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British Man Charged With Using Bitcoin to Launder 11.5 Million Euros


A British man has been arrested on money laundering charges in Holland. He is alleged to have been running a “money cleaning” service for clients trading on the dark web between the years 2014 and 2016. The Dutch Public Prosecutor demanded on Wednesday that he serves at least five years in prison.

Funds Likely Came From Illicit Sources

According to NL Times, the laundered money is thought to have come from various dark web dealings in illicit goods. The man accused is a 38-year-old British man living in Amsterdam. It’s alleged that he was responsible for “cleaning” over 11.5 million euros during the years he was active. It’s thought that he received Bitcoin from dealers of narcotics and other contraband items and sold them using his own bank account. He then withdrew the funds in local currency and returned them, minus a cut for himself, to the original party.

The Public Prosecutor alleges that the man took an “unusually high” percentage of the funds. It’s thought that he charged between five and eight percent for carrying some of the burdens of risk for his clients. The accused and his spouse were living predominantly off their ill-gotten gains. The Prosecutor added that neither of them earns much in the way of legal income.

Along with the charges of money laundering, the suspect is also thought to have been previously cultivating cannabis illegally. Photos on his computer of large cannabis plantations at his previous home support this. The Prosecutor stated:

“He thought he had seen a gap in the market and jumped into it… He started with a cannabis plantation, sold the harvest on the dark web and was paid in bitcoins. Soon he noticed that he no longer needed the weed to make a substantial turnover and a fine profit.”

The man accused is adamant that all those he dealt with over the years 2014-16 were law-abiding citizens. He refutes the allegation that they were involved in any illicit trade. It’s thought that the court will rule on the matter in early March.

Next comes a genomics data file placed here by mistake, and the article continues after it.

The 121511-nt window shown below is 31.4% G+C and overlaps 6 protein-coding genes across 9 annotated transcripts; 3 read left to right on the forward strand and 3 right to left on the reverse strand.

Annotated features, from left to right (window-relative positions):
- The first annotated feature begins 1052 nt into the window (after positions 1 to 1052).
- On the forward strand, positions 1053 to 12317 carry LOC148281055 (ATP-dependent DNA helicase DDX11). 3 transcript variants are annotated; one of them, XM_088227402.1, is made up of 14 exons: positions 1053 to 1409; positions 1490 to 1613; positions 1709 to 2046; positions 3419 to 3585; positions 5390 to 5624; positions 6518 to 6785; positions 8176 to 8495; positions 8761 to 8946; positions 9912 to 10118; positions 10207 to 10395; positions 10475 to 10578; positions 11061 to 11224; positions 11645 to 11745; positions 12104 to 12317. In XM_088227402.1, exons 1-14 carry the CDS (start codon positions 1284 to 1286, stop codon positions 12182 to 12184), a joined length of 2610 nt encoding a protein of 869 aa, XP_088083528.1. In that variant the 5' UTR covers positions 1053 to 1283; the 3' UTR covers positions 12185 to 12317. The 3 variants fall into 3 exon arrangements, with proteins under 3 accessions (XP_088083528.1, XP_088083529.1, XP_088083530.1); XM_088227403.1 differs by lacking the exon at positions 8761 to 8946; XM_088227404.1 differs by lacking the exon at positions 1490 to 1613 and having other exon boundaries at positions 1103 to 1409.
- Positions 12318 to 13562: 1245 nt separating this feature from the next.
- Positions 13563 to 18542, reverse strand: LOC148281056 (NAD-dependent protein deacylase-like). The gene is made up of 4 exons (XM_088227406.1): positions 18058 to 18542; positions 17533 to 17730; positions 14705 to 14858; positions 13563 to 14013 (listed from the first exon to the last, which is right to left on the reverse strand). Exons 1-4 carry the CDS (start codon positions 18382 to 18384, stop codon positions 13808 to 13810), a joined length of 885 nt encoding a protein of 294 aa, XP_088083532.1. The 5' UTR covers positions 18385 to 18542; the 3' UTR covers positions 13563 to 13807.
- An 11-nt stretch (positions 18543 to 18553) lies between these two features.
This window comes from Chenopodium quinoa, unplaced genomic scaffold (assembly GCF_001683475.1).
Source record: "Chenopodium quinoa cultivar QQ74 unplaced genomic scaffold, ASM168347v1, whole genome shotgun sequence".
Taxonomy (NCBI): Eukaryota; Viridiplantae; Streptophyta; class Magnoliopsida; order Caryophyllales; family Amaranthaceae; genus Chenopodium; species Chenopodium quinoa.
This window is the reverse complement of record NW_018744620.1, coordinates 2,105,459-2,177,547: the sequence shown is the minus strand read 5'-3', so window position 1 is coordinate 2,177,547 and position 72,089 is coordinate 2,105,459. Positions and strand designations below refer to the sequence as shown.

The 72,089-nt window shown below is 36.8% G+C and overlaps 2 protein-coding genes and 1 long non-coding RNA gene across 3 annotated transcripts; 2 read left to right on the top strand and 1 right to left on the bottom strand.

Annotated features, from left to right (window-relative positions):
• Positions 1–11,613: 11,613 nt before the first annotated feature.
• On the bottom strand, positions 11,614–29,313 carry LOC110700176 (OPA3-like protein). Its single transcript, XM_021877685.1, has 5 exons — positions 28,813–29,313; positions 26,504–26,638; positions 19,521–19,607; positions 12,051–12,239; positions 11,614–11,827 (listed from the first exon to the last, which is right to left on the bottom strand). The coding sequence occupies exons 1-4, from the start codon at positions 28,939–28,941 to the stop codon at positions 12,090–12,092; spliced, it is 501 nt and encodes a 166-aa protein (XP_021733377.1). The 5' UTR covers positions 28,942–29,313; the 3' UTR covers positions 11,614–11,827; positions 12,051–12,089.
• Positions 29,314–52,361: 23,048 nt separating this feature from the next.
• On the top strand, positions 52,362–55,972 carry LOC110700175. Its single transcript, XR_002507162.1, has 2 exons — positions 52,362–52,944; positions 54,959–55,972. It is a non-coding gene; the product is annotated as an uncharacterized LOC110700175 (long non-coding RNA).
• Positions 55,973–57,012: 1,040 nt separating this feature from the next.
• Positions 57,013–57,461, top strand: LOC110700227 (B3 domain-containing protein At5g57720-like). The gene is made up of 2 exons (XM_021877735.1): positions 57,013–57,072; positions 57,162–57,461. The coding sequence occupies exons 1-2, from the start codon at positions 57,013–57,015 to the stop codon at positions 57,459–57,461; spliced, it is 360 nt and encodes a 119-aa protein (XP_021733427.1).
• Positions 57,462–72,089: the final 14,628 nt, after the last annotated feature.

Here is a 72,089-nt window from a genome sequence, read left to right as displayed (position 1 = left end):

Bitcoin and other cryptocurrencies have long been associated with money laundering. However, just because something illegal is possible using a certain tool doesn’t mean the tool ought to be forever tarred with that brush. It’s possible to murder someone with a lump hammer. Are all lump hammers associated with murder? No, of course they’re not.

Critics of Bitcoin love to play the money laundering card whenever they can. The fact is there are plenty more examples of money laundering that takes place using other forms of currency. Recently, US Bankcorp were forced to pay a hefty fine for the very same crime. Also, one of Bitcoin’s fiercest naysayers, Jamie Dimon of JP Morgan Chase, has repeatedly stated that crypto is only good for criminal use. This includes money laundering. Just weeks after making his famous “fraud” remarks JP Morgan themselves were charged with money laundering. Evidently, current money laundering laws are failing and it’s a cop-out to blame an innovative form of currency for their shortcomings.